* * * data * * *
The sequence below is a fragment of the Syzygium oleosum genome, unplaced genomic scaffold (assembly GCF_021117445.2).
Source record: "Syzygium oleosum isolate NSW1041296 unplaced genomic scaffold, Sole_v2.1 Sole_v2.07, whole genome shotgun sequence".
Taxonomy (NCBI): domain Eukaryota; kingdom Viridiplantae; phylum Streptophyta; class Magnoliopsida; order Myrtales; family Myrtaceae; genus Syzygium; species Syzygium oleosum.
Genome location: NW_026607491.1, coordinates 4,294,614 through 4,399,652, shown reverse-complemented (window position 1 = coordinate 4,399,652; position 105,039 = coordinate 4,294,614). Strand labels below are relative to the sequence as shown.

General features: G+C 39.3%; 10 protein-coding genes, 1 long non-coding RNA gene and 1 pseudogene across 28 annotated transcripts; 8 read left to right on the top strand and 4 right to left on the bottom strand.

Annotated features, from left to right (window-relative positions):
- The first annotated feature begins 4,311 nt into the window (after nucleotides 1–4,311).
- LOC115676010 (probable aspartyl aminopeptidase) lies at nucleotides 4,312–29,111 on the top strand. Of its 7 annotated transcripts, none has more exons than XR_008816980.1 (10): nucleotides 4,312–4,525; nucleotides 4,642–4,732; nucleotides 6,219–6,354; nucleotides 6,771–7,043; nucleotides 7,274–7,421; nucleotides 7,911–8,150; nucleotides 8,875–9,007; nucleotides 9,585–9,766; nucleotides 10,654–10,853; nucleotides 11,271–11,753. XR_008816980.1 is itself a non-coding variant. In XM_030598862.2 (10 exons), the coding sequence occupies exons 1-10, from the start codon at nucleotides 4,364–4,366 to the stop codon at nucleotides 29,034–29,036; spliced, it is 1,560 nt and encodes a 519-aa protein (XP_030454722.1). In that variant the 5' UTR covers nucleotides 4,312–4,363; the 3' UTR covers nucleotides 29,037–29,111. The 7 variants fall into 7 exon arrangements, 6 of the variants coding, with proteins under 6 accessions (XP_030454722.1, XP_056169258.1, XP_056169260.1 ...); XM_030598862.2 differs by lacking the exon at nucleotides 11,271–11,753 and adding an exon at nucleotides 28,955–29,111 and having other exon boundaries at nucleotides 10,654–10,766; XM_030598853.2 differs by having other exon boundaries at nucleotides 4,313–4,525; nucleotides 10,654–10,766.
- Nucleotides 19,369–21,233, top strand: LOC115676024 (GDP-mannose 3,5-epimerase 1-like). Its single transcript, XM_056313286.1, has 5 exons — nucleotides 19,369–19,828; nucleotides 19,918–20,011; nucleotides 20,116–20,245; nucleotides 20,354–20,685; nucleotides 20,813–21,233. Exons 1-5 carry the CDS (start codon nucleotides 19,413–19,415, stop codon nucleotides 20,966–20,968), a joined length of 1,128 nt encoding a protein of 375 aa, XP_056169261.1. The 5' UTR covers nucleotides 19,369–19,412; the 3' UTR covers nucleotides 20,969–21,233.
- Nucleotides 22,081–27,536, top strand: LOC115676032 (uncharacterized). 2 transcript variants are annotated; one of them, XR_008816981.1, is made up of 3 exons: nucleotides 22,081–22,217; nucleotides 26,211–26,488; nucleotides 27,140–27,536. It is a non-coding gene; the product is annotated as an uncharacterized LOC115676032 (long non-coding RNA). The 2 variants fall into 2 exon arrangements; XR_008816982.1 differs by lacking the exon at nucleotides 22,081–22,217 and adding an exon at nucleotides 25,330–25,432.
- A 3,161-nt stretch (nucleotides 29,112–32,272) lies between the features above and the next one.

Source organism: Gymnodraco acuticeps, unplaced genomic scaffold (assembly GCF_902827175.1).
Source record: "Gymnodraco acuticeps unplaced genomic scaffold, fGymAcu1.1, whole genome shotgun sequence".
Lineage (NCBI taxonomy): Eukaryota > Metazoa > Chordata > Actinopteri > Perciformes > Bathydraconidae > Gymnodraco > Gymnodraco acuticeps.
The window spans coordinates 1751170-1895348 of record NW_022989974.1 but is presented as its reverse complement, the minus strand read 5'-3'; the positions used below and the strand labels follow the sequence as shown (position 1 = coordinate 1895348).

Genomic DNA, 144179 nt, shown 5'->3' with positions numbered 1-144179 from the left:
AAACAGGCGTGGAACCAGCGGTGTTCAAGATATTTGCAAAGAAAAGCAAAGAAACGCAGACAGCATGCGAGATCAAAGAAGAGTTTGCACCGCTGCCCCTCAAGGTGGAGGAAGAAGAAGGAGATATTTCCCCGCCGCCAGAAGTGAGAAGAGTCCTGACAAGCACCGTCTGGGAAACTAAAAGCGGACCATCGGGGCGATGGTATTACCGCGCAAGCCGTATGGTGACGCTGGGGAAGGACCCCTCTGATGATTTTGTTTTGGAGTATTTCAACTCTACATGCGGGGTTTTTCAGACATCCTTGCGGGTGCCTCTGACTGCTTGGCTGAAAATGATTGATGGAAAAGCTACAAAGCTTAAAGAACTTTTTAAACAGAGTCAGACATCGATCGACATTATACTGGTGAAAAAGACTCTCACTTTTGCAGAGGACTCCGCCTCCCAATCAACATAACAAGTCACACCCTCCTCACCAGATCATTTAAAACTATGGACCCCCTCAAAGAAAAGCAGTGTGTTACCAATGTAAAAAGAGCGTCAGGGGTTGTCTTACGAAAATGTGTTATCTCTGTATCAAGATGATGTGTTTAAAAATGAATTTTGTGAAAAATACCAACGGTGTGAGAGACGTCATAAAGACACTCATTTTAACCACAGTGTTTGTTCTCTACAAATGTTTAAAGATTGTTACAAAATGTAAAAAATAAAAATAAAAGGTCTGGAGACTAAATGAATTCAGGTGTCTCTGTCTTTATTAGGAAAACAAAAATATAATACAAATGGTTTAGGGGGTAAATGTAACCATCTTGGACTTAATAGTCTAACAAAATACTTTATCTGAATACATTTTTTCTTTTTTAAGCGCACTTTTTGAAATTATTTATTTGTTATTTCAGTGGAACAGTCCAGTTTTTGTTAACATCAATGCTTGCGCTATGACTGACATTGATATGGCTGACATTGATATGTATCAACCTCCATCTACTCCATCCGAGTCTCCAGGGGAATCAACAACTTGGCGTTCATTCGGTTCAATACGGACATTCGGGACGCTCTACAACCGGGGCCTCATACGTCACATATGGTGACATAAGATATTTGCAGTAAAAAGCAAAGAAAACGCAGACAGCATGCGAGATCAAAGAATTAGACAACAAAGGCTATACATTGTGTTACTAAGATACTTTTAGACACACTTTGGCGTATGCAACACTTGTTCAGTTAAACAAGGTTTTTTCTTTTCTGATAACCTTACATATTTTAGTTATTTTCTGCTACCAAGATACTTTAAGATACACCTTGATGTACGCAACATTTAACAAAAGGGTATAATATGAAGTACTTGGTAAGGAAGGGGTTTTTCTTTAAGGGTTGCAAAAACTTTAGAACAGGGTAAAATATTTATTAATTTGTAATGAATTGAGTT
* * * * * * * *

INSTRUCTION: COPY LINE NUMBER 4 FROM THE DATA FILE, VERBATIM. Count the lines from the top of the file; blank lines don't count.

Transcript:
Genome location: NW_026607491.1, coordinates 4,294,614 through 4,399,652, shown reverse-complemented (window position 1 = coordinate 4,399,652; position 105,039 = coordinate 4,294,614). Strand labels below are relative to the sequence as shown.